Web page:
Islamic State contagion growing in Indonesia

Jakarta: In the upmarketJakarta suburb of Menteng, home to former presidents and diplomats and their enormous mansions, al-Fataa mosque is an incongruous building.

A former Dutch colonial hall converted into a place of worship in the 1950s, the mosque, painted in a faded lime green, is tucked down a ramshackle alley dotted with makeshift restaurants and kiosks.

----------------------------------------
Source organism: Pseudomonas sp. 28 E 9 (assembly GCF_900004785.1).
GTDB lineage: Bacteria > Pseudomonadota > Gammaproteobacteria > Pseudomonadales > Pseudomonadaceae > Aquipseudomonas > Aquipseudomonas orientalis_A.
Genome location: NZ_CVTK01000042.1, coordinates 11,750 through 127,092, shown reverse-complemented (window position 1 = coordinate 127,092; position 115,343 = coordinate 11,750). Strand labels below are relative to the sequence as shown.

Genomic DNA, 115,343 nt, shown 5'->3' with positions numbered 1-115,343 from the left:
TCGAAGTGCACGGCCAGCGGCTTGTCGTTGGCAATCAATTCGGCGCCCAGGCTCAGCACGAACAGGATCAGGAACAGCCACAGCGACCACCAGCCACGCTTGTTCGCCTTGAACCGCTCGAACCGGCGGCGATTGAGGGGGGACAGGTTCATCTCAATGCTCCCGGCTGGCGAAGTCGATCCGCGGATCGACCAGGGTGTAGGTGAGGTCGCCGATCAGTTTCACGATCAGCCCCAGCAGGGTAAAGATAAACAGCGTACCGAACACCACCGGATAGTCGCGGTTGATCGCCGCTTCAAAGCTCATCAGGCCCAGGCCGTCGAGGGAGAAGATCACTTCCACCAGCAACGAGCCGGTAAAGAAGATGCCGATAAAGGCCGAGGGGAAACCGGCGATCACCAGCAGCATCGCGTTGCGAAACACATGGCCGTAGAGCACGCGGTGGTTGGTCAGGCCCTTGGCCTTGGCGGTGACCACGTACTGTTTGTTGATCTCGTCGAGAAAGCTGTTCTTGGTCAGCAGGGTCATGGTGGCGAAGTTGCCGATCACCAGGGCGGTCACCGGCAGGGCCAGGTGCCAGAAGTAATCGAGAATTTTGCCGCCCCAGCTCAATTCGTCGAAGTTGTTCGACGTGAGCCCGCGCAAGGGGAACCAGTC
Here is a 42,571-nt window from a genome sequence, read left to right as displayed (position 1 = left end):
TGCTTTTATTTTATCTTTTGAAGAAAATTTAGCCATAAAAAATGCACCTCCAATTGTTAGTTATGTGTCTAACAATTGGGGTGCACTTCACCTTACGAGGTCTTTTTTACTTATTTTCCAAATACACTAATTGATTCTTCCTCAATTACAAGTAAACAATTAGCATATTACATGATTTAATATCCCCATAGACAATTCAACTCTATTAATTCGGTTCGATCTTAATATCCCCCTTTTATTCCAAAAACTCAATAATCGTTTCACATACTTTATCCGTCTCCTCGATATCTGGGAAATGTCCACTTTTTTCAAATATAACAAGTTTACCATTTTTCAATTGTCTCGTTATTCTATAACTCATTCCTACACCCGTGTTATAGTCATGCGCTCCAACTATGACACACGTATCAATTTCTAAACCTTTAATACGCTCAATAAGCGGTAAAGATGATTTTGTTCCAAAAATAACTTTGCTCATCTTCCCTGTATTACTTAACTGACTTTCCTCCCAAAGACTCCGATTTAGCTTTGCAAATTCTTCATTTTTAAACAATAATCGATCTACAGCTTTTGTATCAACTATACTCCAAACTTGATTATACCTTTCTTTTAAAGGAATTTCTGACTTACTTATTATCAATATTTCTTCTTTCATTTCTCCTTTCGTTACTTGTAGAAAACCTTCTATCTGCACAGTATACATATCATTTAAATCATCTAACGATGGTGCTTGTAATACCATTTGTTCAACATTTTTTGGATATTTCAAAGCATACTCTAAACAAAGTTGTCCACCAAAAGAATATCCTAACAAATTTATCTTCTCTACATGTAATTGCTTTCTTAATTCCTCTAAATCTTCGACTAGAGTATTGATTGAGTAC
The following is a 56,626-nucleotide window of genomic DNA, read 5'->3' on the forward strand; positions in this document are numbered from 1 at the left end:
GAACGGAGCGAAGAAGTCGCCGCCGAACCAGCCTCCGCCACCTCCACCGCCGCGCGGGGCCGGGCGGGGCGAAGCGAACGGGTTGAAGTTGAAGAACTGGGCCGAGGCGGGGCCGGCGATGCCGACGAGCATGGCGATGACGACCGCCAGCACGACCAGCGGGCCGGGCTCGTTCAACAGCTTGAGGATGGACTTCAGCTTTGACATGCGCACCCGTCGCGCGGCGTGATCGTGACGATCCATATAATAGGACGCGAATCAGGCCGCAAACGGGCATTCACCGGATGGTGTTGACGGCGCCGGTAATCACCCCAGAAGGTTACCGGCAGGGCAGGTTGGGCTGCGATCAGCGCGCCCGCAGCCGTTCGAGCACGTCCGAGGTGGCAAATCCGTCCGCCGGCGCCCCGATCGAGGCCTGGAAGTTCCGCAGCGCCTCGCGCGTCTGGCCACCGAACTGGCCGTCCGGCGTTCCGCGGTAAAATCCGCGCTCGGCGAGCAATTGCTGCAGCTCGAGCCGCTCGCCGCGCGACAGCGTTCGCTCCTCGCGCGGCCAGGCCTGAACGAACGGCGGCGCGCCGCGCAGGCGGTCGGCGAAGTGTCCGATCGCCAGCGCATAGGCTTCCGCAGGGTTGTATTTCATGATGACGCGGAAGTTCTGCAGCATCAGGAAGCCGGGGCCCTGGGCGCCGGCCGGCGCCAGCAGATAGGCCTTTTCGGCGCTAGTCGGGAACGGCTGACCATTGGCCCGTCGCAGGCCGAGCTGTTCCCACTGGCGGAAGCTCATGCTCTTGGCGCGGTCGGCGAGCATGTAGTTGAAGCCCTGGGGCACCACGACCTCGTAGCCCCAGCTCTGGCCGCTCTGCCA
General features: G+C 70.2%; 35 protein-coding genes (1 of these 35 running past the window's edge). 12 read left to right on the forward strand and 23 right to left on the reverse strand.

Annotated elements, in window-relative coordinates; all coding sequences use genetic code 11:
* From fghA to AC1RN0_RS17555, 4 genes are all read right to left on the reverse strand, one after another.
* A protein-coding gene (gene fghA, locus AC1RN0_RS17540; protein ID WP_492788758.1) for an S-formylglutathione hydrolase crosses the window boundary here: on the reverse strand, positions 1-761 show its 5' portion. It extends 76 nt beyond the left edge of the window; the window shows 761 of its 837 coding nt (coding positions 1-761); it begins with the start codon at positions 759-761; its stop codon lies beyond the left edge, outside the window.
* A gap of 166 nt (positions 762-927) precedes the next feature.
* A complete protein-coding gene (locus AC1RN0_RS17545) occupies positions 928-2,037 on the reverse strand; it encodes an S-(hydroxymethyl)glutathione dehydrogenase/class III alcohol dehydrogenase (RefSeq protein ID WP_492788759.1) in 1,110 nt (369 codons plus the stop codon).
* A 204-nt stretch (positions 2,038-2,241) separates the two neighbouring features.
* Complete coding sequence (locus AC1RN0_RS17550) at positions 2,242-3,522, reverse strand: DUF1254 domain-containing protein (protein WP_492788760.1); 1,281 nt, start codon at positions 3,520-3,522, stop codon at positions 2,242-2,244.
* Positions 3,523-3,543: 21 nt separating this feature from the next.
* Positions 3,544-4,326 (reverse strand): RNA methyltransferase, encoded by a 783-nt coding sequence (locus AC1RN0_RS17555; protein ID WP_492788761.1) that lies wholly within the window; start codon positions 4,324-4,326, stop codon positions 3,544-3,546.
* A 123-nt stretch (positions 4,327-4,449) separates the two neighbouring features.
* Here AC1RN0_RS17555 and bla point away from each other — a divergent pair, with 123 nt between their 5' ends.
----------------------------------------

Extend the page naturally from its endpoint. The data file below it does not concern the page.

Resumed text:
Next door is a Defence Ministry building. On the other side, a swanky new apartment complex. Barely 200 metres away is the fortified compound for US embassy workers. Less than one kilometre away, the US embassy itself.

Australian ambassador Paul Grigson’s residence is in the same suburb.

But Fairfax Media can now reveal a shocking secret – the mosque that lies in the geographic heart of Indonesia’s power elites is an active recruitment centre for Islamic State (IS), the terrorist group that has seized territory in Syria and Iraq and the imagination of radical Islamists across the world.